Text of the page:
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BOOK LIST: Best books of 2013

Saturday, January 04, 2014

I have read so many brilliant books this year that I had great trouble narrowing it down to only a few. However, at last I have managed it – here are the best books I read in 2013, divided by genre. 

Because I love historical fiction, and stories that move between a historical and a contemporary setting, most of my favourite books are in these genres. However, there are a few utterly brilliant contemporary novels and fantasy novels as well. As always, my list is entirely and unashamedly subjective – many of these writers are my friends and colleagues, and one is my sister! 

However, all I can say is I am incredibly lucky to know so many über-talented writers. 

Best Historical Novel for Adults



Chasing the Light – Jesse Blackadder
A beautiful, haunting novel about the first women in Antarctica.


The Crimson Ribbon – Katherine Clements
Set in England in 1646, in the midst of the English Civil War, this is a utterly riveting tale of passion, intrigue, witchcraft, and treason. 


Longbourne – Jo Baker
A beautiful, intense, heart-wrenching tale about the lives of the servants at Longbourne, the home of the Bennets from Jane Austen’s Pride & Prejudice. 


A Spear of Summer Grass – Deanna Raybourn
Set during the Roaring 20s, this is the story of debutante Delilah Drummond who has caused one scandal too many and so is banished to Kenya .. where she finds intrigue, murder and romance. 


Letters from Skye – Jessica Brockmole 
This charming epistolary novel moves between the First World War and the Second World War, and tells the story of the blossoming romance between a young Scottish poet and an American university student. 


Best Historical Mystery


The Affair of the Bloodstained Egg Cosy - James Anderson
As one can probably tell from the title, this book is a gentle spoof of the Golden Age type of mysteries written by authors such as Agatha Christie and Ngaio Marsh – utterly clever and charming!


Bellfield Hall, or The Deductions of Miss Dido Kent – Anna Dean
Imagine a novel where Miss Marple meets Jane Austen, and you will begin to have a sense of this delightful Regency murder mystery. Miss Dido Kent, the heroine and amateur sleuth, is clever, witty, and astute … and finds a touch of romance in her search to uncover the murderer.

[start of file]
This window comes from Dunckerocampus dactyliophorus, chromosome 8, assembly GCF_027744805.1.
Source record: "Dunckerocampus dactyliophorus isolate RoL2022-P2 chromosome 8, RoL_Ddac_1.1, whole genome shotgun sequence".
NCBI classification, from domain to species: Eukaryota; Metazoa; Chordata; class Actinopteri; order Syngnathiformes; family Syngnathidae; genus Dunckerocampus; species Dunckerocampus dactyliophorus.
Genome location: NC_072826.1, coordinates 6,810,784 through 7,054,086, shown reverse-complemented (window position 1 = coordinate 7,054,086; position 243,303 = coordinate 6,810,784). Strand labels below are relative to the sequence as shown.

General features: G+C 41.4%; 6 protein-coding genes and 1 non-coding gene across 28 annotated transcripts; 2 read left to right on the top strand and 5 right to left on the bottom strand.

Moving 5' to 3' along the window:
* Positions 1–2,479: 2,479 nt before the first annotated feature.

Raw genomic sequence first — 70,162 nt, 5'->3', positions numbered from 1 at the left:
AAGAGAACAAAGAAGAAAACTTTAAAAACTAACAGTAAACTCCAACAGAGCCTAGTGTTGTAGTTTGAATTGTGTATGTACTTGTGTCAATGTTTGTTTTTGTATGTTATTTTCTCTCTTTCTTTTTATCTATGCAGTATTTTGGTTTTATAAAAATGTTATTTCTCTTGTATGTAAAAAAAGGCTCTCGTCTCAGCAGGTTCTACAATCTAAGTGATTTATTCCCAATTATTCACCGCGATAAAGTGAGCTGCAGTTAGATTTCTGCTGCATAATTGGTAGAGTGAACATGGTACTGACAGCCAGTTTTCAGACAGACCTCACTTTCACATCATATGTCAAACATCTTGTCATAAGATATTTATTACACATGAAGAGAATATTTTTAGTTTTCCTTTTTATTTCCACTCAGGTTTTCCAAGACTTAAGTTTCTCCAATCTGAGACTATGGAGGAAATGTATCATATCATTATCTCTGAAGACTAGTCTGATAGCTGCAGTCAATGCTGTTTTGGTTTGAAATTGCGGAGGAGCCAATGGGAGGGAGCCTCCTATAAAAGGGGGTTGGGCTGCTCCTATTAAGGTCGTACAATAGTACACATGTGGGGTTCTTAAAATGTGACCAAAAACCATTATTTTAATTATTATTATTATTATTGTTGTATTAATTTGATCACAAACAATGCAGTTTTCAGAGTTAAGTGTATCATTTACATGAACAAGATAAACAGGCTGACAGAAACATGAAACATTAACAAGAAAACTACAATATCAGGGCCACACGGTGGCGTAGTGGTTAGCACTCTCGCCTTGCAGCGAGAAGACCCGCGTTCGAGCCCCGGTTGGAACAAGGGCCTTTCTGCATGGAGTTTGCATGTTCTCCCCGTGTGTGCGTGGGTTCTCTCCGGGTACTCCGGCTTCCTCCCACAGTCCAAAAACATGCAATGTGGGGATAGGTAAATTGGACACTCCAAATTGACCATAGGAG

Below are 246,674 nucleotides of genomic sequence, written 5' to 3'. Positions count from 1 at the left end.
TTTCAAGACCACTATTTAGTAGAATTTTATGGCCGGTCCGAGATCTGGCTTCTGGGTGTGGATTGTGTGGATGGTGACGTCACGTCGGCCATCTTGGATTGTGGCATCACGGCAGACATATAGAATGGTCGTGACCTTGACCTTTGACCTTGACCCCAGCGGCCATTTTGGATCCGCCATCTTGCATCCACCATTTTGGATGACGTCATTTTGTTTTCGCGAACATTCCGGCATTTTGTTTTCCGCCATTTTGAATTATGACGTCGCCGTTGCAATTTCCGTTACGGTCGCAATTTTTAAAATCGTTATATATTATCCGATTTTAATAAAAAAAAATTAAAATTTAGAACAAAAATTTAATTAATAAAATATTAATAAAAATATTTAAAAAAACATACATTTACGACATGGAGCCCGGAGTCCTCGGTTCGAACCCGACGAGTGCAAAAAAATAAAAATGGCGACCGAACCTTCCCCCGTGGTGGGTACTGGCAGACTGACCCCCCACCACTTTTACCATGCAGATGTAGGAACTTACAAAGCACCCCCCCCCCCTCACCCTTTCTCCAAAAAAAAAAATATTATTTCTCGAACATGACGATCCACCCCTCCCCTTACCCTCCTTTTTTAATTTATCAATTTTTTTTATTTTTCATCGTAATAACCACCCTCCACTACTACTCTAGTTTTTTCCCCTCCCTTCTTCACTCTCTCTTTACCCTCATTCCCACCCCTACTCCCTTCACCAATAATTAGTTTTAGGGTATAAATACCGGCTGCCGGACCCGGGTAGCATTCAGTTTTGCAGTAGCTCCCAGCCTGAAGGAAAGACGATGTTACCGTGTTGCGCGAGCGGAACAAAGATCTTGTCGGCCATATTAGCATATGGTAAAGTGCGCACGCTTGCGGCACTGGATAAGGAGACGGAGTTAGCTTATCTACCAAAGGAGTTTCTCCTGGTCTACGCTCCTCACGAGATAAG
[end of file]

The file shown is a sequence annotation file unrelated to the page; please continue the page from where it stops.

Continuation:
Best Historical Thrillers



The Falcons of Fire & Ice - Karen Maitland
An utterly compelling historical novel which moves between Portugal and Iceland as a young woman searches for two rare white falcons in a desperate attempt to save her father's life. Her journey is fraught with danger, betrayal, murder and horror, with the strangest set of seers ever to appear in fiction.


The Tudor Conspiracy – C.W. Gortner
A fast-paced, action-packed historical thriller, filled with suspense and switchback reversals, that also manages to bring the corrupt and claustrophobic atmosphere of the Tudor court thrillingly to life.


Ratcatcher – James McGee
A ratcatcher is a Bow Street Runner, an early policeman in Regency times. A great historical adventure book, filled with spies, and intrigue, and romance, and murder. 


Best Historical Romance



The Autumn Bride - Anne Gracie
Anne Gracie never disappoints. This is beautiful, old-fashioned romance, driven by character and situation and dialogue, and, as always, is filled with wit and charm and pathos. 


A Tryst with Trouble – Alyssa Everett
Lady Barbara Jeffords is certain her little sister didn't murder the footman, no matter how it looks … and no matter what the Marquess of Beningbrough might say ... A fresh, funny and delightful Regency romance. 


I bought this book solely on the cover – a Regency romance set in Venice? Sounds right up my alley … I mean, canal … It proved to be a very enjoyable romantic romp, with musical interludes.